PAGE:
'God Hates Virginia Tech' Picketers to Face Challenges

The "God Hates America" cult is back, but this time making plans to picket memorial services of the Virginia Tech shooting victims.

Notorious for protesting funerals of troops killed in Iraq, members of Westboro Baptist Church (WBC) in Kansas announced it will protest the funeral service on Saturday for Ryan Clark, one of 32 victims of Monday's massacre.

As family members and friends ready to honor the life of 22-year-old Clark at Lakeside High School in Evans, Ga., the American Center for Law and Justice (ACLJ) is working with state officials to help prevent any disruption at the scheduled memorial service.

"This clearly represents a new low for these protestors who now intend to disrespect the memory of the victims of massacre at Virginia Tech," said Jay Sekulow, Chief Counsel of the ACLJ, in a released statement. "Those attending Ryan Clark's memorial service should be able to participate and pray in peace and quiet - without undue interference by WBC."

Westboro Baptist, which is not affiliated with any Baptist denomination, has 75 members, mainly made up of Pastor Fred Phelps and his relatives. They have appeared outside funerals of American troops killed in Iraq since 2005, chanting "America is doomed" and calling the fallen soldiers proof of God's wrath against America's openness to homosexuality.

Now included in their list of soldiers' funeral services to picket at is the service of a young victim of the Virginia Tech shooting.

While a wave of condolences, love and prayers come from millions across the nation and around the world to Virginia Tech and while evangelists and Christians affirm God's presence and love for everyone, WBC says in its press release: "God hates Virginia Tech, Virginia, and America.

"The 33 killed at Virginia Tech died for America's sins in persecuting WBC for 16 years," the release added.

Westboro Baptist alleges that America has persecuted the Kansas "church" with search warrants, vandalizing, assault, arrest and mocking of their message that they say is from God.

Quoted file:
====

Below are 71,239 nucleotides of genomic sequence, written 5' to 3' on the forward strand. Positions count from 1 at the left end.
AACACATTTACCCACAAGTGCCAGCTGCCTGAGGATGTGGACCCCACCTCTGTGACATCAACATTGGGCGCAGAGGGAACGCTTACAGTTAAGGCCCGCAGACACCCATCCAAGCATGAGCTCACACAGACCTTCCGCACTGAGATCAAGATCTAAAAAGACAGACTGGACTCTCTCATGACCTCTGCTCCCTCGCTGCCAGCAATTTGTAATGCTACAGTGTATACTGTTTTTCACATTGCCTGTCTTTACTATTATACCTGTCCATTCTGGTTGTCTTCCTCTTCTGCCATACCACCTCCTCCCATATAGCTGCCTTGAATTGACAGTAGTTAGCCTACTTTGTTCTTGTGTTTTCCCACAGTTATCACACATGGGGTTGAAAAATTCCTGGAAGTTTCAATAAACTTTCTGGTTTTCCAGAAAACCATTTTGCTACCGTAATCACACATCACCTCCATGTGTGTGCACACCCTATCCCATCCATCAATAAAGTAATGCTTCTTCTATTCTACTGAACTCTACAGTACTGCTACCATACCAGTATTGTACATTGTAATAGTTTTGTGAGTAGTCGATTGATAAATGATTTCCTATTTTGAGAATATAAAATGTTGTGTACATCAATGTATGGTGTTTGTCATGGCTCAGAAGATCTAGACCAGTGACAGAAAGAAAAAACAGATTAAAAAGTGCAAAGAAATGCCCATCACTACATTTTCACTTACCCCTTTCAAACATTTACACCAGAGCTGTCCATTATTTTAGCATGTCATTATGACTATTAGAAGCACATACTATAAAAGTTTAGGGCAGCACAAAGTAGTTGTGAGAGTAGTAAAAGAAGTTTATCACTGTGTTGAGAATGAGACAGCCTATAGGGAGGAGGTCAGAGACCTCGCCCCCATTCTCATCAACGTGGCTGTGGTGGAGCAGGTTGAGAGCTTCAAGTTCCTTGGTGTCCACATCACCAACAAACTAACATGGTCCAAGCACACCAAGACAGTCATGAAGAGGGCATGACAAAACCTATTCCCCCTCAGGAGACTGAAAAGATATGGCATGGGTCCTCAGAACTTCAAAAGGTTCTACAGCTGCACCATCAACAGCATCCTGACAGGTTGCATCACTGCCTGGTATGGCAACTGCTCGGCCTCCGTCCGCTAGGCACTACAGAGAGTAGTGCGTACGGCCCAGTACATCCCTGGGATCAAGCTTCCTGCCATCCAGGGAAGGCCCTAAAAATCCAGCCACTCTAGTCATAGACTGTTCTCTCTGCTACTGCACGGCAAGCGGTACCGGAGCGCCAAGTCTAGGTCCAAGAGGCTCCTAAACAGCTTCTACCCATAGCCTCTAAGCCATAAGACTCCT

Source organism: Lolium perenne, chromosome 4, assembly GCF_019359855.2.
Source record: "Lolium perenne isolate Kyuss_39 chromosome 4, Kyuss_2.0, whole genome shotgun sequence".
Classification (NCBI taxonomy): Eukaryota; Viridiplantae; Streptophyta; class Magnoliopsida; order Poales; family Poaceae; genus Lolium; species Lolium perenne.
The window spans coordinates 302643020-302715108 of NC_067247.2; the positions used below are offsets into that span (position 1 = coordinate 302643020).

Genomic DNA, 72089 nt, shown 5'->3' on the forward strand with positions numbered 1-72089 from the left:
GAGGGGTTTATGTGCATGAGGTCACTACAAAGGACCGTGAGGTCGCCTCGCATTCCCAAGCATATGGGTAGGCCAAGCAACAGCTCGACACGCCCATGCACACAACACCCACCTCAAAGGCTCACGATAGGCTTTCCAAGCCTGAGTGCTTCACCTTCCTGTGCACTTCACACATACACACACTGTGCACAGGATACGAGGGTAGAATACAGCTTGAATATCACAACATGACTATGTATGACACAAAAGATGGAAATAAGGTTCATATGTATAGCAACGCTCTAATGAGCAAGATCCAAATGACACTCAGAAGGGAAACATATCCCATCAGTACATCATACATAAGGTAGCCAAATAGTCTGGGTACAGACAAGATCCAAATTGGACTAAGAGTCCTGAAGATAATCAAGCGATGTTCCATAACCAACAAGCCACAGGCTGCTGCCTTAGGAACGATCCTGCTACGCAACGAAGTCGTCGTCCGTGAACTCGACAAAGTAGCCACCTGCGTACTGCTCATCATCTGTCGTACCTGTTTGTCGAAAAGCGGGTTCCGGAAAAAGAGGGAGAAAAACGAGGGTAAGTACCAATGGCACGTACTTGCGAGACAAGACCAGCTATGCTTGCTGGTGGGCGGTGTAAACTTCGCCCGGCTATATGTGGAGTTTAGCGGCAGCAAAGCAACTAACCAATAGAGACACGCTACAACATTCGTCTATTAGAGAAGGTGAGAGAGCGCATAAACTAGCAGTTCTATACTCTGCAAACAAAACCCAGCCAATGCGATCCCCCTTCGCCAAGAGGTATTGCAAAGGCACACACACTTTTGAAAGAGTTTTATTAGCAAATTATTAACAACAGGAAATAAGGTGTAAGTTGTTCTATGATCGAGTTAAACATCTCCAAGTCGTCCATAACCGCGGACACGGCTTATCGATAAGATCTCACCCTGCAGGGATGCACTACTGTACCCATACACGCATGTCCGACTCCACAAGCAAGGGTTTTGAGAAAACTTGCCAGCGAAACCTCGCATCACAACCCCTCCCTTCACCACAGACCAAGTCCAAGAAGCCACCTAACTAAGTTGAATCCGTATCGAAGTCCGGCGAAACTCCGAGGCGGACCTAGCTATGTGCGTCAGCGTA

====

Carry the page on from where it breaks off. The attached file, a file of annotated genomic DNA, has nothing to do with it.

The small church, however, is alone in their protests and message. No other religious group has joined them although the congregation prays that all of God's chosen people will hear the call and make their way to the church.

Their chants and songs at funeral services, which many find morally repugnant and unpatriotic, have led 31 states to pass legislation to keep protestors away from military funerals.

With memorial services for the Virginia Tech victims beginning, the ACLJ is out to help preserve solemnity as it urges local officials to apply state and local laws to permit for the services to be conducted in such a way.

"It's clear that federal, state, and local laws properly underscore the fact that protests designed to disrupt the peace and privacy of a solemn ceremony violate reasonable time, place, and manner regulations of speech that have been upheld repeatedly by numerous courts including the Supreme Court of the United States," said Sekulow. "We urge local officials to utilize constitutionally-sound laws to protect the solemnity of Ryan's memorial service."

For memorial services held in Virginia, WBC protestors could be arrested if they interrupt the funerals, Virginia Attorney General Bob McDonnell is warning them.

Meanwhile in Georgia, the ACLJ says, "We admire the commitment of Columbia County in ensuring that family, friends, and other grieving citizens can honor Ryan's life and memory without undue interference by WBC."

Clark grew up in Martinez, Ga., was a resident adviser in the West Ambler Johnston dormitory, where the first shooting attack occurred early Monday morning. According to The Washington Post, friends said Clark was killed when he left his fourth-floor room to investigate a report of a dispute.